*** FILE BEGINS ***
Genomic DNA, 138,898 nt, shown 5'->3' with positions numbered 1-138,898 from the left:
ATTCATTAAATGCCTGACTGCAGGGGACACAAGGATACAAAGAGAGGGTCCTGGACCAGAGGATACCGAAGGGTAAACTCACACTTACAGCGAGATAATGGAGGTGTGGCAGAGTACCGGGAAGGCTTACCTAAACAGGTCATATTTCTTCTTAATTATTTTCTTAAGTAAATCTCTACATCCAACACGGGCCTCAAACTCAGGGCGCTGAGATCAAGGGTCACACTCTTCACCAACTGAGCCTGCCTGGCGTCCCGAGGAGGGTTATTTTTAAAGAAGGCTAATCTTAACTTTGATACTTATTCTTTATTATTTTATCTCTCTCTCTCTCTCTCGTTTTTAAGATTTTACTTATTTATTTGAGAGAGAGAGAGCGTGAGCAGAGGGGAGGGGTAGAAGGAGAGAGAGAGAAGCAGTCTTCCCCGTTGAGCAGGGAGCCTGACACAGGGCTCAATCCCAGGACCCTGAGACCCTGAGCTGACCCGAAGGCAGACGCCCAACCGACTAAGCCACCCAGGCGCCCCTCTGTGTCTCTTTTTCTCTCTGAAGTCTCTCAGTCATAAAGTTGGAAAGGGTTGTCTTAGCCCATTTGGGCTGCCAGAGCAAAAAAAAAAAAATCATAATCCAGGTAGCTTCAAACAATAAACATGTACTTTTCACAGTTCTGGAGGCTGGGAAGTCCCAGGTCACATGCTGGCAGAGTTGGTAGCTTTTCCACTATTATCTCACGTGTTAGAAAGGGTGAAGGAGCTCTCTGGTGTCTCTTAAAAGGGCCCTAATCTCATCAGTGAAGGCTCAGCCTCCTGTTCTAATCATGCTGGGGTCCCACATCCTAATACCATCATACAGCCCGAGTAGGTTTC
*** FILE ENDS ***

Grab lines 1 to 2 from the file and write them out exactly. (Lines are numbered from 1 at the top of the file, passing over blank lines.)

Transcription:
Genomic DNA, 138,898 nt, shown 5'->3' with positions numbered 1-138,898 from the left:
ATTCATTAAATGCCTGACTGCAGGGGACACAAGGATACAAAGAGAGGGTCCTGGACCAGAGGATACCGAAGGGTAAACTCACACTTACAGCGAGATAATGGAGGTGTGGCAGAGTACCGGGAAGGCTTACCTAAACAGGTCATATTTCTTCTTAATTATTTTCTTAAGTAAATCTCTACATCCAACACGGGCCTCAAACTCAGGGCGCTGAGATCAAGGGTCACACTCTTCACCAACTGAGCCTGCCTGGCGTCCCGAGGAGGGTTATTTTTAAAGAAGGCTAATCTTAACTTTGATACTTATTCTTTATTATTTTATCTCTCTCTCTCTCTCTCGTTTTTAAGATTTTACTTATTTATTTGAGAGAGAGAGAGCGTGAGCAGAGGGGAGGGGTAGAAGGAGAGAGAGAGAAGCAGTCTTCCCCGTTGAGCAGGGAGCCTGACACAGGGCTCAATCCCAGGACCCTGAGACCCTGAGCTGACCCGAAGGCAGACGCCCAACCGACTAAGCCACCCAGGCGCCCCTCTGTGTCTCTTTTTCTCTCTGAAGTCTCTCAGTCATAAAGTTGGAAAGGGTTGTCTTAGCCCATTTGGGCTGCCAGAGCAAAAAAAAAAAAATCATAATCCAGGTAGCTTCAAACAATAAACATGTACTTTTCACAGTTCTGGAGGCTGGGAAGTCCCAGGTCACATGCTGGCAGAGTTGGTAGCTTTTCCACTATTATCTCACGTGTTAGAAAGGGTGAAGGAGCTCTCTGGTGTCTCTTAAAAGGGCCCTAATCTCATCAGTGAAGGCTCAGCCTCCTGTTCTAATCATGCTGGGGTCCCACATCCTAATACCATCATACAGCCCGAGTAGGTTTC